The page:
The Government has announced that from April 2016, the increased State Pension given to people who decide to defer retirement will be cut by almost 50%.
Currently, people who defer taking their State Pension can choose to receive a higher income when they do finally retire, or receive a lump sum.
The existing rules mean that people who defer, will get an extra 10.4% added to their State Pension each year, when they finally take the it, for every 12 months they defer. Alternatively, for people who defer for more than a year, a lump sum can be taken, equivalent to the total amount of income deferred, plus interest at a rate of 2% above the Bank of England base rate, currently 0.5%.
For many people deferring their State Pension is an attractive option. However, it has been announced that from April 2016, the annual increase for deferring the State Pension will be cut to 5.8%.
Importantly though, anyone who has currently deferred their State Pension and continues to do so past April 2016 will still qualify for the higher, 10.4%, annual increase.
The Government is making the change because it believes the option to defer does not encourage people to work longer. In addition, by 2020 the move will save £200 million each year.
The exact details are not yet known and will be confirmed later in the year, Steve Webb, the Pensions Minister, said: “It is my intention to bring forward draft regulations later this year, under the powers in the Pension Act 2014, which will set out the proposed rate. These regulations will be subject to the affirmative procedure.” (Source: Department for Work and Pensions)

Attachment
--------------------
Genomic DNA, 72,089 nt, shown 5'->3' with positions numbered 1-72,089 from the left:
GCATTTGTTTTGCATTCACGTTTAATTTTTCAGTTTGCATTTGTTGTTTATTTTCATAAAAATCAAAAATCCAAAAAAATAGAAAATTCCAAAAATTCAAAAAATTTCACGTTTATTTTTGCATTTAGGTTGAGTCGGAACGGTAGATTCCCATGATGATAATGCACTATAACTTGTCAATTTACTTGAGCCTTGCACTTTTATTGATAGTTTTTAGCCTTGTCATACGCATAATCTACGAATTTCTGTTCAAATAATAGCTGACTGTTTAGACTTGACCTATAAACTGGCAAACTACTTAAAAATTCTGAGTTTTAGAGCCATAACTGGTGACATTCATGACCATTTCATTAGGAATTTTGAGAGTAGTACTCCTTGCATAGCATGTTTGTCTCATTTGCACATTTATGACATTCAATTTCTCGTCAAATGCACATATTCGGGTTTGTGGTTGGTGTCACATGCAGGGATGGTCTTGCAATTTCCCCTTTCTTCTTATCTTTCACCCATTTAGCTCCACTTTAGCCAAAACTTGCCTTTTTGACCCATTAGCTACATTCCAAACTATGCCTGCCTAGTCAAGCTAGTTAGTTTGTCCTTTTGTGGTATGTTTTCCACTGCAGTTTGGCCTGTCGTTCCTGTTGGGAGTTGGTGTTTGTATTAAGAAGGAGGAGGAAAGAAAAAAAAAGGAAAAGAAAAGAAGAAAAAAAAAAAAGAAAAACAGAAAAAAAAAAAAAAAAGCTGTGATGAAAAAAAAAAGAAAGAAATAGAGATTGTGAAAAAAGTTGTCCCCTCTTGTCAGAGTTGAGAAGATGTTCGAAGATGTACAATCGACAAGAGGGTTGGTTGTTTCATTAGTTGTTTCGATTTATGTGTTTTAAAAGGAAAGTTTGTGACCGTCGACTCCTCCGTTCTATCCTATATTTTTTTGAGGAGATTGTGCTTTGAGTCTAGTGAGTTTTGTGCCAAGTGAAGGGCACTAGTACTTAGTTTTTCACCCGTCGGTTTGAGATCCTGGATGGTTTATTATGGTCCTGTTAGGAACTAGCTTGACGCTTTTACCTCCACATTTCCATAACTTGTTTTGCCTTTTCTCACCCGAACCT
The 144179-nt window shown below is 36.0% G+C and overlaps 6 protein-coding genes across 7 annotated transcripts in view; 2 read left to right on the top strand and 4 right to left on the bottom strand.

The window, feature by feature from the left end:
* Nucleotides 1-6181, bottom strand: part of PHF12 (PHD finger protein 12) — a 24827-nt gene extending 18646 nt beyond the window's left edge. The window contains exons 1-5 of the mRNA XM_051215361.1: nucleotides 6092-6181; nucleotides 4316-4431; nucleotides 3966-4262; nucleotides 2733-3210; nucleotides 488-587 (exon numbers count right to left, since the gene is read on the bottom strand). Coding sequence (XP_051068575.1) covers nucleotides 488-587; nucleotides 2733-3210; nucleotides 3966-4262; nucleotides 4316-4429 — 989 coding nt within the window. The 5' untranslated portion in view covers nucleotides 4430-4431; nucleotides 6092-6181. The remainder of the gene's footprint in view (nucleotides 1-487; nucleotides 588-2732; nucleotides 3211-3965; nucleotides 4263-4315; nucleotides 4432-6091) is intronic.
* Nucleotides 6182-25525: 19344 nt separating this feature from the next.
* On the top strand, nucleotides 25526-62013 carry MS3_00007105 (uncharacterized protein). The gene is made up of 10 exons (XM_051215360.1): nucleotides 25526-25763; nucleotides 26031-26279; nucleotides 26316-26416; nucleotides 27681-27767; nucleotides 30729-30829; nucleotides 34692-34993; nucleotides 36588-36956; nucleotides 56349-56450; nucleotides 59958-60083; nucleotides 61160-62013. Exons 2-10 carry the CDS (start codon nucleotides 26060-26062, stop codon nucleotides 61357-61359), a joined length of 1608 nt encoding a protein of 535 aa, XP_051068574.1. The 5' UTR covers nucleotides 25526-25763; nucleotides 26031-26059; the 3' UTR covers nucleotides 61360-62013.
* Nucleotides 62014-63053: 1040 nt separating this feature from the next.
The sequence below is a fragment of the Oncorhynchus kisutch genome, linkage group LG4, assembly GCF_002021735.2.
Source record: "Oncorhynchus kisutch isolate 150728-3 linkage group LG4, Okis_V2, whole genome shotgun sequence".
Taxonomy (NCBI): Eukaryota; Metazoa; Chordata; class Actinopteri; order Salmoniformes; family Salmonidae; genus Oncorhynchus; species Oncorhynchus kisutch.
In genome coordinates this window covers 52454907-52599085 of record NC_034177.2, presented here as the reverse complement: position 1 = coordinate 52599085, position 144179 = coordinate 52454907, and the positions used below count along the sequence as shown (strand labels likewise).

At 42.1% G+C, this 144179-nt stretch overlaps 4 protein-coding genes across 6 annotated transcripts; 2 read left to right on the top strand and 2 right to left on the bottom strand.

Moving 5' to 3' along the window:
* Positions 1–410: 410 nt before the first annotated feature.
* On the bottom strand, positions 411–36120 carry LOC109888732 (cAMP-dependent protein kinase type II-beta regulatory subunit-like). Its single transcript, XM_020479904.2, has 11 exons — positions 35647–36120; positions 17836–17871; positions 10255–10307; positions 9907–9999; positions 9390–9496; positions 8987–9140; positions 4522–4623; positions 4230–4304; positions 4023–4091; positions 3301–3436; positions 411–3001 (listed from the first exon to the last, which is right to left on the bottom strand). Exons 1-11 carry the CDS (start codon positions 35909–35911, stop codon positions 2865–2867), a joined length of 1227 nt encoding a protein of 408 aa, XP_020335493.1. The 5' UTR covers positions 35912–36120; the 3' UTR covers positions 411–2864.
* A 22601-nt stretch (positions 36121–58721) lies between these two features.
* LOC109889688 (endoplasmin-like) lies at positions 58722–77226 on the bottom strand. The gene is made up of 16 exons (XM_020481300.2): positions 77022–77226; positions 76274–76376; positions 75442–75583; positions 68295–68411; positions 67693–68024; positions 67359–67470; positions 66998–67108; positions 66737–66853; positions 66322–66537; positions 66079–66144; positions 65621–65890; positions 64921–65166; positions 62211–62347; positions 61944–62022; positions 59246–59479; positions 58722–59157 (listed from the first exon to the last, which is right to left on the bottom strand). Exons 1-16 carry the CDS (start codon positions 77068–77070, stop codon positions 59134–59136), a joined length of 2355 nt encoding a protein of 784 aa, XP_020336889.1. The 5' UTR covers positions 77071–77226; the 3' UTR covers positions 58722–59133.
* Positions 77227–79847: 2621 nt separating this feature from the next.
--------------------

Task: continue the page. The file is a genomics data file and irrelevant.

Why do people defer their State Pension?
Working for 30 or 40 years, only to defer your State Pension, might sound like an unusual step to take. But there are a number of reasons why, for some people, it can make sense:
- If you do not want to retire yet and don’t need the income the State Pension will provide
- If the additional income you will get from the State Pension when you do finally retire will help you meet your expenditure in retirement
- If you believe the additional return, either in the form of a higher State Pension or the interest on a lump sum, is better than the return you can make by taking the pension
- If you have other sources of income which you prefer to spend
- If taking the State Pension would push you into a higher rate of tax, possibly because you are still working, then you may prefer to defer it until you have retired when your tax rate may be lower
Only after the exact details are revealed later in the year will it become clear whether deferring your State Pension is still an attractive option.
We’re here to help
Deciding whether to defer your State Pension is a complex decision and cannot be taken without considering your other pensions and options for creating an income.
Our team of Independent Financial Advisers in Nottingham are experienced in developing retirement income strategies for clients the length and breadth of the UK. If you are approaching retirement and would like advice on your options call one of our IFAs today on 0115 933 8433, alternatively enquire online or email email@example.com